pecting for minerals, principally silver.
They have a large amount of fine speci
mens which they will shin for assaying.
Prospects for silver in paying quantities
are excellent. The point where they
are engaged in work lies along the bank
of the St. Croix, near Mr. Staples' great
water power.
Not Self-Degtruction.
Vanceburo, Ky., Sept.2s.—At the in
quest into the killing of the Carr family
at Qnincy yesterday, evidence was ad
duced leaning toward tbe fact that
Thomas Carr did not kill his mother-in
law, sister-in-law, wife and himself, but
all were killed by some one else. James
Evans, father-in-law of Carr, is sus
pected. He cannot be found.
Blame Says He Want* McKinley to
Get There.
AintoN, 0., Sept. 26. —Colonel A. L.
Conger, member of the Republican
national committee from Ohio, recently
wrote Mr. Blame to sec if he could take
part in the Ohio canvass this fall, and
today received the following reply ;
Stanwood, Bab Harbor, Me.,
September 23,1891.
Your favor received. I cannot take
part in the Ohio campaign this year, for
many reasons, which I need not give;
but I hope no effort will be spared to
elect McKinley. His victory at
this time is very important to the
country and party. He and Mr.
Campbell representthe honest difference
between the two parties at this time.
There is no, need of dodging, and no]
evasion, and the voter need not bei
deceived. The election of McKinley
means tbe policy of protection and
honest money. The election of Camp-'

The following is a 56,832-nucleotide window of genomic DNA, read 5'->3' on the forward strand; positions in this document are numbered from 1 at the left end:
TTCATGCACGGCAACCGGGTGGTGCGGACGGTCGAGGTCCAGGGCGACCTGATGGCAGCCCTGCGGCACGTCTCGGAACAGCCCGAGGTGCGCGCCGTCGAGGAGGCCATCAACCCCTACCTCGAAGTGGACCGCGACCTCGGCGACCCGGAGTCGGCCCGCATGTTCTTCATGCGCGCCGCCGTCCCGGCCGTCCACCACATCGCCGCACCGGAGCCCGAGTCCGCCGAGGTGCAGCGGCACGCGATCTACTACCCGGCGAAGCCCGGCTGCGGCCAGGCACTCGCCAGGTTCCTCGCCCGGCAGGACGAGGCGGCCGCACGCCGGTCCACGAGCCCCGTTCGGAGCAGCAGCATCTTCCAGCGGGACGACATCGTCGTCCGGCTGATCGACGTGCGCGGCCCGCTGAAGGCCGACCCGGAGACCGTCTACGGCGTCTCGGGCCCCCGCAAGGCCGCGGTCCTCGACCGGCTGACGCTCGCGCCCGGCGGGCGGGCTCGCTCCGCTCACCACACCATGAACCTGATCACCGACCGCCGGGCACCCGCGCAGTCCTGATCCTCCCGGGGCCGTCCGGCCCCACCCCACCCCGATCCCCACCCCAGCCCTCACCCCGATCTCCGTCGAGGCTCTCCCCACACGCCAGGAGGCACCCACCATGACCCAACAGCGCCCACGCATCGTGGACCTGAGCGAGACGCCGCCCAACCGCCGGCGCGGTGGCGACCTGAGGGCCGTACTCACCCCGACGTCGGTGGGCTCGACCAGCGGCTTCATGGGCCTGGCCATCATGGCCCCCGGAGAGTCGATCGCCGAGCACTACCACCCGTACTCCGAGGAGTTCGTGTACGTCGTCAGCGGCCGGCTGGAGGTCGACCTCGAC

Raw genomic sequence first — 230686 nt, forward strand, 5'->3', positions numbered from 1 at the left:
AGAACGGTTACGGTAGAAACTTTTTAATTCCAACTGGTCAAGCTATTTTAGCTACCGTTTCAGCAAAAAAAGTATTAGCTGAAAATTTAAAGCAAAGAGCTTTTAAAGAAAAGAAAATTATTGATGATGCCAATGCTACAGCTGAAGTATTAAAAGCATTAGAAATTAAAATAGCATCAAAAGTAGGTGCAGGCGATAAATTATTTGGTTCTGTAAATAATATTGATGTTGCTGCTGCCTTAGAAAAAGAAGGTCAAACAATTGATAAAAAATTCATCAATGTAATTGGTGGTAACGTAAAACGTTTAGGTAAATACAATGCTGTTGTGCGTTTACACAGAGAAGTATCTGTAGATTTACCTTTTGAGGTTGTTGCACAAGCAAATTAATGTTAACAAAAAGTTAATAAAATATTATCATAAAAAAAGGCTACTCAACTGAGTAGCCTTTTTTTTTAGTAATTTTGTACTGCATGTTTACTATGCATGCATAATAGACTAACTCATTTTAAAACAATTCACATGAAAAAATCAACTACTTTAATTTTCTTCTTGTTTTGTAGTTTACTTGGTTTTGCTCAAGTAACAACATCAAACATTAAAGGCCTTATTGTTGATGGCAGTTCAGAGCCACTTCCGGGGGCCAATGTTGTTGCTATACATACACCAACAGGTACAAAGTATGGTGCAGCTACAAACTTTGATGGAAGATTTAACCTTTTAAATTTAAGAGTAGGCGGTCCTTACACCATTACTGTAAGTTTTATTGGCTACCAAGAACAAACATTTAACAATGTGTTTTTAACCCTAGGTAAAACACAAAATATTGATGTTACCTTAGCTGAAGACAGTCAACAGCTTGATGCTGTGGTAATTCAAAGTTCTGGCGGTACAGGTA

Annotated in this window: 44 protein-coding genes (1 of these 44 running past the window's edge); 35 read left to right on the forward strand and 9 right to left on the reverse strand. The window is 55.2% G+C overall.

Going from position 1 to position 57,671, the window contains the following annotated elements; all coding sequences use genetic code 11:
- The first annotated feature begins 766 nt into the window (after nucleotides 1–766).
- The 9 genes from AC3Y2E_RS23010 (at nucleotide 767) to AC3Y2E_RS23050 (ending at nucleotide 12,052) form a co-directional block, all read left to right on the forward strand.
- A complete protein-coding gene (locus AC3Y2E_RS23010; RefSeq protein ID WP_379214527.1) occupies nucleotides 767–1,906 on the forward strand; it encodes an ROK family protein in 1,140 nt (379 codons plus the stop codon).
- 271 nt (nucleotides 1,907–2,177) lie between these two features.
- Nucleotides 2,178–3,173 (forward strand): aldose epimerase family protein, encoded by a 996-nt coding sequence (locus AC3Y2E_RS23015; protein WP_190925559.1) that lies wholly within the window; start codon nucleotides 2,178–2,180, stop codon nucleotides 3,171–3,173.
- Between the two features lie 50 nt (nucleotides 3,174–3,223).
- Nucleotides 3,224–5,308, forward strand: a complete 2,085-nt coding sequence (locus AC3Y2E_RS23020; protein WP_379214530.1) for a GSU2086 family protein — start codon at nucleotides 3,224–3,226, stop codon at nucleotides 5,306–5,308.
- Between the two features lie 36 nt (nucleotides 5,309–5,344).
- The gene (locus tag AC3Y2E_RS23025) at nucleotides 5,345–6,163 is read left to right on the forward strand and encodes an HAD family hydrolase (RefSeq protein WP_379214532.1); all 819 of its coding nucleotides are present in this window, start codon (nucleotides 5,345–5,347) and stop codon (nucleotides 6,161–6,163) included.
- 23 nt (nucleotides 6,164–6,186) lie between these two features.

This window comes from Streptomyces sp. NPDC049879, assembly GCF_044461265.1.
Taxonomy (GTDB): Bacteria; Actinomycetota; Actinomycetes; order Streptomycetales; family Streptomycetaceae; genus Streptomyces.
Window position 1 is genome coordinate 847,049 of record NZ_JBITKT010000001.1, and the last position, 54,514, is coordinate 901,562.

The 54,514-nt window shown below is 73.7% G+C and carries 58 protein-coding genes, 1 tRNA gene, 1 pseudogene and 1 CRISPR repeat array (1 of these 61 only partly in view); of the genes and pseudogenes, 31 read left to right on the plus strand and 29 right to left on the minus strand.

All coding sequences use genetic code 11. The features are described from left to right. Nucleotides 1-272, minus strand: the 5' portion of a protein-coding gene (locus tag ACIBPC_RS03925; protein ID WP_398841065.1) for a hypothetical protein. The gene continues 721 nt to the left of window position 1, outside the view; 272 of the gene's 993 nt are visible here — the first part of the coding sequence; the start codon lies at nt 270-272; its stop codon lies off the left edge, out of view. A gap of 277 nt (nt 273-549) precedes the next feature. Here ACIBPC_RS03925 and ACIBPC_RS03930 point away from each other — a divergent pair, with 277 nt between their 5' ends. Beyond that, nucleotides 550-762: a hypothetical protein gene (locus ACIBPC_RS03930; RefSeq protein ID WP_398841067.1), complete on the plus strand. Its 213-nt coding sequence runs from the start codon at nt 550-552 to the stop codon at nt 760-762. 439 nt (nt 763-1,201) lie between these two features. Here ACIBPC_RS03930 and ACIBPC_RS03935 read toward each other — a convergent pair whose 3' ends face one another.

bell means free trade and corruption of
the currency. I believe Ohio will stand:
by McKinley.
Very sincerely yours,
James G. Blame.
The Doctor* Puzzled.
Louisville, Sept. 25.—The case of
Mrs. Mary Stuckenburg, who for five
months past, has, on Friday's, gone
into a trance, and during it
has shown on her body
stigmata or the bleeding wounds of:
the Savior on the cross, is now being in
vestigated by a committee of physicians
and priests. While the investigation is not
compelled, and no statement has been
made, it is known that Mrs. Stucken
burg was found by them today in a
trance, and the bleeding wounds were
examined by physicians.
Haggln and the IT. P.
New York, Sept. 25.—The reports re
cently sent out from Chicago to the
effect that the differences, between the
Union Pacific and J. B. Ilaggin, owner
of the Anaconda copper mine had been
adjusted is authoritively denied here.
It is understood that the negotiations to
that end opened some months ago are
still pending, but no one in a position to
know will venture an opinion as to the
A Scarcity of Threshers.
St. Paul, Minn., Sept. 25. —Owing to
the scarcity of farm laborers in the Red
river valley, North Dakota, the Great
Northern railway is making special rates
for threshing outfits and carrying five
men free of charge with each. Without
additional help thousands of acres of
wheat will not be threshed before snow
falls. Hundreds of men can get work at
from $2 to $3 per day.
Russia Wonylngßoumanla.
Viknna, Sept. 25. —Russian troops are
practicing forced night marches and
other night maneuvers across the river
Pruth on the Roumanian frontier, with
the aid of electric lights. The Rouman
ian government has become alarmed at
these warlike demonstrations, and is